Big Ten

Hoosiers' James Blackmon Jr. has offseason knee surgery


Hoosiers' James Blackmon Jr. has offseason knee surgery

James Blackmon might be a little slow to get going in his follow up to a terrific freshman year as he recovers from knee surgery this offseason.

Sports Illustrated's Pete Thamel reported Tuesday that Blackmon had surgery to repair torn meniscus cartilage in his left knee and will be out until September. Blackmon is expected to recover in six to eight weeks and be back to full strength before the start of October practice.

“It was a tough setback for James and all of us, but in the scheme of things relatively minor in the way that it has all been handled,” Indiana head coach Tom Crean told Thamel. “He had a great spring and was in the midst of having an even better summer.”

[MORE BIG TEN: Spartans' Valentine, Terps' Trimble picked for USA Basketball roster]

Blackmon was great last season, earning Big Ten All-Freshman Team honors after averaging 15.7 points per game, eighth in the conference and second on the team behind Yogi Ferrell. He made 77 3-pointers on the season, tied for sixth in the Big Ten, and ranked eighth in the conference with an 80.6 free-throw percentage.

Blackmon opted to return to the Hoosiers for the upcoming season rather than make the jump to the NBA.

Indiana is expected to be one of the better teams in the conference and the country next season, welcoming back Blackmon, Ferrell, Troy Williams, Robert Johnson and Nick Zeisloft, the team's five leading scorers from a year ago, as well as adding freshmen Thomas Bryant, Juwan Morgan and O.G. Anunoby.

Northwestern running back Jeremy Larkin diagnosed with cervical stenosis, will retire immediately


Northwestern running back Jeremy Larkin diagnosed with cervical stenosis, will retire immediately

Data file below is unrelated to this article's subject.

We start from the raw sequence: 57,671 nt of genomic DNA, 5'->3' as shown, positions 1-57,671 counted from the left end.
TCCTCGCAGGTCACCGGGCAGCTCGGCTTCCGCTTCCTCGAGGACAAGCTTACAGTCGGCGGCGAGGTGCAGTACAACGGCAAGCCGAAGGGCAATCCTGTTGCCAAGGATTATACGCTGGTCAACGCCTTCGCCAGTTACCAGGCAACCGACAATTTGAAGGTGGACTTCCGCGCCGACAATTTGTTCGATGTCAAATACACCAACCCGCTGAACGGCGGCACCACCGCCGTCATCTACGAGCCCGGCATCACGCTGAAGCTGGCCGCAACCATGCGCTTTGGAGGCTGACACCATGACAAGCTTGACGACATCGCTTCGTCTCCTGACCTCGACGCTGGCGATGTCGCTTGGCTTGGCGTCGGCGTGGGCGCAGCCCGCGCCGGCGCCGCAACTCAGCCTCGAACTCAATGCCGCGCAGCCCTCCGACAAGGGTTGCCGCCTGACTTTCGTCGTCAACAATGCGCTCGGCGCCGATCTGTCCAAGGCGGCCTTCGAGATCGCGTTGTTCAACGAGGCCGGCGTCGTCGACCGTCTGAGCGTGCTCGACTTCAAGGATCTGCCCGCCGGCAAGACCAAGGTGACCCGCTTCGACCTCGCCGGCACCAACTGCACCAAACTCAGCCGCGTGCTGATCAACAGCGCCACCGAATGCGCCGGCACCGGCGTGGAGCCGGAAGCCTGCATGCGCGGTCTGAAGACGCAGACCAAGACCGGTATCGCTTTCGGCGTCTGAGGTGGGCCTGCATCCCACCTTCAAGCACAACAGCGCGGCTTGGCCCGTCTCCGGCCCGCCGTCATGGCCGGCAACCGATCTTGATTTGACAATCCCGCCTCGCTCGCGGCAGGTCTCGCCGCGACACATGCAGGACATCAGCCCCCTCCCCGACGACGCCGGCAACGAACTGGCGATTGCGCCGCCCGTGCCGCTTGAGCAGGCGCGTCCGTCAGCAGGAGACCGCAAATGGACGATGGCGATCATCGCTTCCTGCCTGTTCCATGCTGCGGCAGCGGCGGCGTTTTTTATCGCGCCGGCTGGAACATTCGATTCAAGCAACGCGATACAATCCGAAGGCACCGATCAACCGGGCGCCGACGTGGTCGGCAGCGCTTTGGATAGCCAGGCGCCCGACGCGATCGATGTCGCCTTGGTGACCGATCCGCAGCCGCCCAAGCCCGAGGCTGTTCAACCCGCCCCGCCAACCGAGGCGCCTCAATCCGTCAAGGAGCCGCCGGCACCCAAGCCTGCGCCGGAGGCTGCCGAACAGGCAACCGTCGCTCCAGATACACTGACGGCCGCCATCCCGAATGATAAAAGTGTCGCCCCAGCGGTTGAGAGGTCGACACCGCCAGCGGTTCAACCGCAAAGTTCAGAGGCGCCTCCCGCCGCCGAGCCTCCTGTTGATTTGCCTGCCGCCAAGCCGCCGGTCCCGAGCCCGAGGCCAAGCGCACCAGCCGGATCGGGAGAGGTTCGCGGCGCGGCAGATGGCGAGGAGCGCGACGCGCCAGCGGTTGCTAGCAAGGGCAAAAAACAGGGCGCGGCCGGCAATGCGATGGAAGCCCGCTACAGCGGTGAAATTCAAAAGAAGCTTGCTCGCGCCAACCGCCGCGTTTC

Tough news out of Evanston this morning: Northwestern announced that running back Jeremy Larkin will retire immediately after being diagnosed with cervical stenosis.

Cervical stenois is the narrowing of the spinal canal in one's neck, according to Mayo Clinic. Larkin's condition is thankfully not life-threatening, though it does prevent him from continuing to participate in the game of football. 

"Football has been a lifelong passion and it has been a process to reconcile the fact I won't be on that field again, given I've played this game since I was five years old," Larkin said.

"I'm extremely appreciative of the Northwestern sports medicine and athletic training staffs for uncovering this condition, and for my coaches and the medical staff for always putting my health first.

"I came to this University to engage at the absolute highest level on the field and in the classroom, and I'm grateful for the opportunity to continue one of those while supporting my teammates from the sideline." 

Head Coach Pat Fitzgerald called the news "heartbreaking."

"This is heartbreaking because I see every day how much Jeremy loves the game, loves his teammates, and loves to compete," Fitzgerald said in a statement. "But this is the absolute best possible outcome for him.

"The discovery of this condition allowed Jeremy and his family to make an informed decision for his long-term health and well-being. For those of us who have known Jeremy Larkin since his high school days, his future is exceptionally bright. I can't wait to see the impact he makes in our world."

Larkin is a sophomore from Cincinnati. He finishes his Northwestern career with 156 carries for 849 yards and 10 rushing touchdowns.

Former Illini champion Kevin Anderson upsets Roger Federer in Wimbledon quarterfinal


Former Illini champion Kevin Anderson upsets Roger Federer in Wimbledon quarterfinal

Former University of Illinois tennis star Kevin Anderson completed a marathon upset against an all-time great on the highest stage of professional tennis.

Anderson came back from two sets down to beat Roger Federer in Wimbledon’s quarterfinals 2-6, 6-7, 7-6, 6-4, 13-11 on Wednesday morning. He will play in the semifinals of the tournament for the first time in his career.

As a native of South Africa, Anderson played three seasons with the Fighting Illini and won the NCAA doubles championship during the 2005-06 season as a sophomore. The 32-year-old was a three-time All-American in singles at Illinois.

Now, as the eighth ranked singles player on the ATP World Tour, Anderson is a force to be reckoned with at the professional level. He made it all the way to the US Open final in 2017.

The former Illini star will look to keep his recent success going when he represents Illinois in the semifinals of Wimbledon this Friday.